So, as you can see there is a lot going on and I haven’t found a guy who can handle me–all of me. Maybe I will find him, maybe I won’t. I am good with being alone. Yes, it would be nice to have an understanding partner-in-crime that I could drag to work events, movie screenings and comic conventions but I have friends and an awesome intern/assistant that often step in as my plus one. I would rather remain single instead of settling into a life with the wrong person.

I would hope that if my family truly wants me to be happy then they will just accept that this is the life that I have chosen for myself and whatever will happen will happen. They see me as “37” but I see myself as “only 37.” I still have a lot of life ahead of me and I still have so much to do. I am trying not to focus on what I don’t have. I am grateful for what I do have. I am OK as I am so there really is no need to continue the inquisition. And that’s all I have to say about that.

Thank you and good night!

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Posted in Life, Relationships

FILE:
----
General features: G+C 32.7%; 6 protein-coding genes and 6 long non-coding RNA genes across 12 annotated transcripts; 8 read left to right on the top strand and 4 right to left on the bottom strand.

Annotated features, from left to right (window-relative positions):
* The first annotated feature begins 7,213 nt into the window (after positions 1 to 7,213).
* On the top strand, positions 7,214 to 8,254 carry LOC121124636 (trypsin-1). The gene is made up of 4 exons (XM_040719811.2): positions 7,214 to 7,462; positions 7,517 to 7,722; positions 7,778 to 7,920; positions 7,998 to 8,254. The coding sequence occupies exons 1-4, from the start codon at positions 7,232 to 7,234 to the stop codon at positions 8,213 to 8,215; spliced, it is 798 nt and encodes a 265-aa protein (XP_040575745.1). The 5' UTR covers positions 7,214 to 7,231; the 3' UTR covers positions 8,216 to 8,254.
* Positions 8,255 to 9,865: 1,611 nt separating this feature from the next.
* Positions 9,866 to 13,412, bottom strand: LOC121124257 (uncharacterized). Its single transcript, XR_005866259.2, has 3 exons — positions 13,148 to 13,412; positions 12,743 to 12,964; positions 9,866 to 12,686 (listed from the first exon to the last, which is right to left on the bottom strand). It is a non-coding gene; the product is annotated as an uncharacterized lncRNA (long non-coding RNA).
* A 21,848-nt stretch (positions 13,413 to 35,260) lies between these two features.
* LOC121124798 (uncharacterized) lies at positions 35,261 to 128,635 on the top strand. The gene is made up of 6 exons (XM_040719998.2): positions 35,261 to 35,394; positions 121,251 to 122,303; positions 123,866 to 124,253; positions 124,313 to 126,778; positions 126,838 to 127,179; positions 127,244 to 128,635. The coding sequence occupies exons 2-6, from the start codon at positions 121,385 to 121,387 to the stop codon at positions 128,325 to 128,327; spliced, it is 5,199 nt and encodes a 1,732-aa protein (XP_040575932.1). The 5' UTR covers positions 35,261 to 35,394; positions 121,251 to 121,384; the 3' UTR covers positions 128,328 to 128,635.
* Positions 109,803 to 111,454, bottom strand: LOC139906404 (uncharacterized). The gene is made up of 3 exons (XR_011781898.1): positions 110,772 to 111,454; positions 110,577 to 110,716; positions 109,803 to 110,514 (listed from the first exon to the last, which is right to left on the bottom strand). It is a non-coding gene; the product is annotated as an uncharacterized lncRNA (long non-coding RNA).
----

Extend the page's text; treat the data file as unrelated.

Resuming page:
Finally Letting Go

On Instagram, there is a feature that has suggestions for people you might want to follow. The other day, a guy from my past popped up in the suggestions. I haven’t seen or spoken to him in years so I clicked on it to see how he was doing and wound up clicking the “follow” button. Crap (actually, I used a different word)!

I knew he would get a notification that I was now following his feed so I couldn’t immediately unfollow, that would be mean, or so I thought. He didn’t have a lot of followers so I decided to just leave it.

But then I started to think that what I viewed as a nostalgic “let’s just see how he is doing” kind of gesture might be taken the wrong way. My thoughts of making peace with this man from my past and the unrealistic hope that we could someday be friends again might not come across when he sees the new follower notification.